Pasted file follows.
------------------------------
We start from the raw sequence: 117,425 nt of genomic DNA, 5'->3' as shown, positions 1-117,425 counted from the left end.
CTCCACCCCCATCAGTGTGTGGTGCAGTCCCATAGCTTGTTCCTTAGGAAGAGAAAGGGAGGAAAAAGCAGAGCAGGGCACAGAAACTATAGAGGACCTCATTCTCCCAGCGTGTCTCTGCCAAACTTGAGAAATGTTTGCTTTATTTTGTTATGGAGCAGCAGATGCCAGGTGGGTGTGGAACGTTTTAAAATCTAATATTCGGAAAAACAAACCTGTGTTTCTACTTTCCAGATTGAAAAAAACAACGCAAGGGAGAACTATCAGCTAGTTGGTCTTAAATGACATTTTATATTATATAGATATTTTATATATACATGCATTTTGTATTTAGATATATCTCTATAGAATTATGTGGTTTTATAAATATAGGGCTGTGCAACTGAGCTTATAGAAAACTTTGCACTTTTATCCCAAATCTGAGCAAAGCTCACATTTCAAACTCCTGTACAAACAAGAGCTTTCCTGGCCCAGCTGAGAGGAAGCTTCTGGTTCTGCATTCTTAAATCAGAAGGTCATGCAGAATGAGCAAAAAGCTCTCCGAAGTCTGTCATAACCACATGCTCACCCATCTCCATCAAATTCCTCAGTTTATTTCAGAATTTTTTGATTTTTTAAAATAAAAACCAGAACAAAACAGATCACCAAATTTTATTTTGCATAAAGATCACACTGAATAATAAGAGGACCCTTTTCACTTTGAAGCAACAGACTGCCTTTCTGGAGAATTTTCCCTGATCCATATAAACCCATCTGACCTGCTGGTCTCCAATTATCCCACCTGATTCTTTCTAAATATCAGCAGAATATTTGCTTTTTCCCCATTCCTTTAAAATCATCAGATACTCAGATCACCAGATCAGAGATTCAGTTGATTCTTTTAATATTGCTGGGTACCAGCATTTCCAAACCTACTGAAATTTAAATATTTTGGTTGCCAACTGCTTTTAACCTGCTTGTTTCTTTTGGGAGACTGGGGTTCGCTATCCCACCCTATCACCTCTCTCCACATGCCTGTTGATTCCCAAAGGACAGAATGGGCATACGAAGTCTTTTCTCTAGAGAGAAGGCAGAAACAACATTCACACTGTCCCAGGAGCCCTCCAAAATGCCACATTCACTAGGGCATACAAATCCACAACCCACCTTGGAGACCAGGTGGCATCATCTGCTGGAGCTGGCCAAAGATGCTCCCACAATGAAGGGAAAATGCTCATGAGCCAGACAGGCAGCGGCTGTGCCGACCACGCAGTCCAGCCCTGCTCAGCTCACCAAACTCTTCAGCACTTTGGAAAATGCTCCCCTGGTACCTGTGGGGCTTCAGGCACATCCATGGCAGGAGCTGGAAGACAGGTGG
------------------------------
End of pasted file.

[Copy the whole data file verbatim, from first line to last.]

We start from the raw sequence: 117,425 nt of genomic DNA, 5'->3' as shown, positions 1-117,425 counted from the left end.
CTCCACCCCCATCAGTGTGTGGTGCAGTCCCATAGCTTGTTCCTTAGGAAGAGAAAGGGAGGAAAAAGCAGAGCAGGGCACAGAAACTATAGAGGACCTCATTCTCCCAGCGTGTCTCTGCCAAACTTGAGAAATGTTTGCTTTATTTTGTTATGGAGCAGCAGATGCCAGGTGGGTGTGGAACGTTTTAAAATCTAATATTCGGAAAAACAAACCTGTGTTTCTACTTTCCAGATTGAAAAAAACAACGCAAGGGAGAACTATCAGCTAGTTGGTCTTAAATGACATTTTATATTATATAGATATTTTATATATACATGCATTTTGTATTTAGATATATCTCTATAGAATTATGTGGTTTTATAAATATAGGGCTGTGCAACTGAGCTTATAGAAAACTTTGCACTTTTATCCCAAATCTGAGCAAAGCTCACATTTCAAACTCCTGTACAAACAAGAGCTTTCCTGGCCCAGCTGAGAGGAAGCTTCTGGTTCTGCATTCTTAAATCAGAAGGTCATGCAGAATGAGCAAAAAGCTCTCCGAAGTCTGTCATAACCACATGCTCACCCATCTCCATCAAATTCCTCAGTTTATTTCAGAATTTTTTGATTTTTTAAAATAAAAACCAGAACAAAACAGATCACCAAATTTTATTTTGCATAAAGATCACACTGAATAATAAGAGGACCCTTTTCACTTTGAAGCAACAGACTGCCTTTCTGGAGAATTTTCCCTGATCCATATAAACCCATCTGACCTGCTGGTCTCCAATTATCCCACCTGATTCTTTCTAAATATCAGCAGAATATTTGCTTTTTCCCCATTCCTTTAAAATCATCAGATACTCAGATCACCAGATCAGAGATTCAGTTGATTCTTTTAATATTGCTGGGTACCAGCATTTCCAAACCTACTGAAATTTAAATATTTTGGTTGCCAACTGCTTTTAACCTGCTTGTTTCTTTTGGGAGACTGGGGTTCGCTATCCCACCCTATCACCTCTCTCCACATGCCTGTTGATTCCCAAAGGACAGAATGGGCATACGAAGTCTTTTCTCTAGAGAGAAGGCAGAAACAACATTCACACTGTCCCAGGAGCCCTCCAAAATGCCACATTCACTAGGGCATACAAATCCACAACCCACCTTGGAGACCAGGTGGCATCATCTGCTGGAGCTGGCCAAAGATGCTCCCACAATGAAGGGAAAATGCTCATGAGCCAGACAGGCAGCGGCTGTGCCGACCACGCAGTCCAGCCCTGCTCAGCTCACCAAACTCTTCAGCACTTTGGAAAATGCTCCCCTGGTACCTGTGGGGCTTCAGGCACATCCATGGCAGGAGCTGGAAGACAGGTGG